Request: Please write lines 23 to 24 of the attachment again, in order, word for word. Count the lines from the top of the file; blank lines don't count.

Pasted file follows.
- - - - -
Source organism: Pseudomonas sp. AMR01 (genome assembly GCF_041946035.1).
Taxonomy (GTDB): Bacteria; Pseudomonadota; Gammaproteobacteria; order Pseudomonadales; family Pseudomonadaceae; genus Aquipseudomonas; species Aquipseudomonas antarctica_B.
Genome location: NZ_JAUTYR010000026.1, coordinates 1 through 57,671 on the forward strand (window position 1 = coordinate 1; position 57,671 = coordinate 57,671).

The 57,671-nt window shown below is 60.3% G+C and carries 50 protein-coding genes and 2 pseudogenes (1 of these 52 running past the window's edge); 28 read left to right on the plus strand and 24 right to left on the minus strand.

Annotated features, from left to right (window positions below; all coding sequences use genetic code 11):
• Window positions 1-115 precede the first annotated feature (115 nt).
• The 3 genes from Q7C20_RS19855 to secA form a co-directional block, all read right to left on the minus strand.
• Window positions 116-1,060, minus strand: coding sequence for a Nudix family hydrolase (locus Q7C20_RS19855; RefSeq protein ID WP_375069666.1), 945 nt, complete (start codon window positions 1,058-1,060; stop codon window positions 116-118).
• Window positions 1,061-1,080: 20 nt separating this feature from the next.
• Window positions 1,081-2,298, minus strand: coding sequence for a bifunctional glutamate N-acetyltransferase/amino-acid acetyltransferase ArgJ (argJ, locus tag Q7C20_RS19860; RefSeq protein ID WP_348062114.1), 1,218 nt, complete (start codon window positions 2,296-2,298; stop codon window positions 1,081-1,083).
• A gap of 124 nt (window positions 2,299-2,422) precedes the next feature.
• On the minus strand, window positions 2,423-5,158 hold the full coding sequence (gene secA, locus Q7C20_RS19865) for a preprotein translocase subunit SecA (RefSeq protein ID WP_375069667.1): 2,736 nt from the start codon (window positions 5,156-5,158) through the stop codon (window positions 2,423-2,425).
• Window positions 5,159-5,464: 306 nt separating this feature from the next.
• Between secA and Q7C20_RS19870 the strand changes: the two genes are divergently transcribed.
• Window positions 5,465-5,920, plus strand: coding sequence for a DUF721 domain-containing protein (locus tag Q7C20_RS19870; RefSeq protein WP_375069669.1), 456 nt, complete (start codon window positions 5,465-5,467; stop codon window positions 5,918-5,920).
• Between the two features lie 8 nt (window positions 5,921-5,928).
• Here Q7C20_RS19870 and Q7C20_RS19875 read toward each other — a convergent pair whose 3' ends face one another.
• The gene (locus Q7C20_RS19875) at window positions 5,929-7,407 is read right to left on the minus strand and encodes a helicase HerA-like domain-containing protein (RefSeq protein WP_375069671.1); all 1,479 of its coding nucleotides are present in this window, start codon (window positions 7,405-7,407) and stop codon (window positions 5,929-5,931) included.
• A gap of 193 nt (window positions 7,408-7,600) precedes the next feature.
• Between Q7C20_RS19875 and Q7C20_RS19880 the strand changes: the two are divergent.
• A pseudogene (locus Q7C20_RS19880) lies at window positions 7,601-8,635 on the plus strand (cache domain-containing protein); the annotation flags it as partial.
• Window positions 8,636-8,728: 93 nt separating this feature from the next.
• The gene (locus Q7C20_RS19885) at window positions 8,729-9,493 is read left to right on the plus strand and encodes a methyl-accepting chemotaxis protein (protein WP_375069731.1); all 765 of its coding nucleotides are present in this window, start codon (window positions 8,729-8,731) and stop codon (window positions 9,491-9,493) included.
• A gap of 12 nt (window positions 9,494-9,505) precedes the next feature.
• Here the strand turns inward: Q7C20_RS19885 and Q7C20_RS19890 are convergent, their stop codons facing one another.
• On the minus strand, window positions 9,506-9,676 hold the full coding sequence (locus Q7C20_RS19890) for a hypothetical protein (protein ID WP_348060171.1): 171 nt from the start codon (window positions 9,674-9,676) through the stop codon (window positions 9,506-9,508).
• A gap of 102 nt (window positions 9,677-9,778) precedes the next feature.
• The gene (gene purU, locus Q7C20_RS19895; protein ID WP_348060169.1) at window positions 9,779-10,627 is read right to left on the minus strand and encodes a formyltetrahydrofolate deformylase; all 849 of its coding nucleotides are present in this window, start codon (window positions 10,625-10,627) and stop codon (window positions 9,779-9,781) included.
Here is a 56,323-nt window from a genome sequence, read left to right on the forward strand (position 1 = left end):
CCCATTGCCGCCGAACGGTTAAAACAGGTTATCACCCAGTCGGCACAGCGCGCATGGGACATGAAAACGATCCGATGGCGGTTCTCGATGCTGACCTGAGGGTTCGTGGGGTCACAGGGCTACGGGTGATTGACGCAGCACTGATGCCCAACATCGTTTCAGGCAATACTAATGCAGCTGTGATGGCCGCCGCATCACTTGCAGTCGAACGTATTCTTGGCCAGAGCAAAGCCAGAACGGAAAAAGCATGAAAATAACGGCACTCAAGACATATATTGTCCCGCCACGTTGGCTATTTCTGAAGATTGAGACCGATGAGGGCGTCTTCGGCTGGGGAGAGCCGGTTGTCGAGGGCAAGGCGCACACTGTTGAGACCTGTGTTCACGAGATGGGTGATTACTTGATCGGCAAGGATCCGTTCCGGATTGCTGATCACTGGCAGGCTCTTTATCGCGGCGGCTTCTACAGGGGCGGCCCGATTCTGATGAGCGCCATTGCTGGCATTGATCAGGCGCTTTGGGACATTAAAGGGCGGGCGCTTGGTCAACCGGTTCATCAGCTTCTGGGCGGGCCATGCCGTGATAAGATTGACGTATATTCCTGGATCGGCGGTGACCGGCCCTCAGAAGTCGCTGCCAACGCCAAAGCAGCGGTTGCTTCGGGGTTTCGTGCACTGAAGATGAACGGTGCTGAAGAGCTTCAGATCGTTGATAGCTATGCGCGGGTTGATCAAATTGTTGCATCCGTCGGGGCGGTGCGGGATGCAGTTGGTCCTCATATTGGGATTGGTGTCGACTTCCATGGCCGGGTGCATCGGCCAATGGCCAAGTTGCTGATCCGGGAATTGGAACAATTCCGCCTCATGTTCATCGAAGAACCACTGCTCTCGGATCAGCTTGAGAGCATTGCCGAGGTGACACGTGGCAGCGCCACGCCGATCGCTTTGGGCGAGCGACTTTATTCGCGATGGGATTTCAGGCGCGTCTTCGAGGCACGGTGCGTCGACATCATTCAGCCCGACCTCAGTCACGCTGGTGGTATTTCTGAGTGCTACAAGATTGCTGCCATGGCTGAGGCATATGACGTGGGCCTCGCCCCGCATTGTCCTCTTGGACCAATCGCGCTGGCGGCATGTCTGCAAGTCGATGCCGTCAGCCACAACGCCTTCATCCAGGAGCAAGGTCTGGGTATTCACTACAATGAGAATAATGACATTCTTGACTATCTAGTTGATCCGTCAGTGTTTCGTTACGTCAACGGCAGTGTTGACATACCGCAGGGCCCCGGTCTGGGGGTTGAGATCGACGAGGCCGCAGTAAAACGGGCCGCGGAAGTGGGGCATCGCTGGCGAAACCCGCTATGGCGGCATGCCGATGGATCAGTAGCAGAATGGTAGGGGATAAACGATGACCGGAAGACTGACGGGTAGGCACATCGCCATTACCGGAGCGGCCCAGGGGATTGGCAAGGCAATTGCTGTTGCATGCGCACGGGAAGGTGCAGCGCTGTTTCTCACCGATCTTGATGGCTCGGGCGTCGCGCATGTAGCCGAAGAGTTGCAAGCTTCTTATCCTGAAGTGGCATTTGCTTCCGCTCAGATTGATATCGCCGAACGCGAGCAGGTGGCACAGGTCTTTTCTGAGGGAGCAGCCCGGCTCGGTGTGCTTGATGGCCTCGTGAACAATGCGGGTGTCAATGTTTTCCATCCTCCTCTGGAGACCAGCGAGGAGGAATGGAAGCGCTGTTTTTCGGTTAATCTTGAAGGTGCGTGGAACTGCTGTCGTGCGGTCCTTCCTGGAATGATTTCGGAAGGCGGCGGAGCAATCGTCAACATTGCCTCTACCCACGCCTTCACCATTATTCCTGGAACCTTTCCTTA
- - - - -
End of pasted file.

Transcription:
• The gene (locus Q7C20_RS19885) at window positions 8,729-9,493 is read left to right on the plus strand and encodes a methyl-accepting chemotaxis protein (protein WP_375069731.1); all 765 of its coding nucleotides are present in this window, start codon (window positions 8,729-8,731) and stop codon (window positions 9,491-9,493) included.
• A gap of 12 nt (window positions 9,494-9,505) precedes the next feature.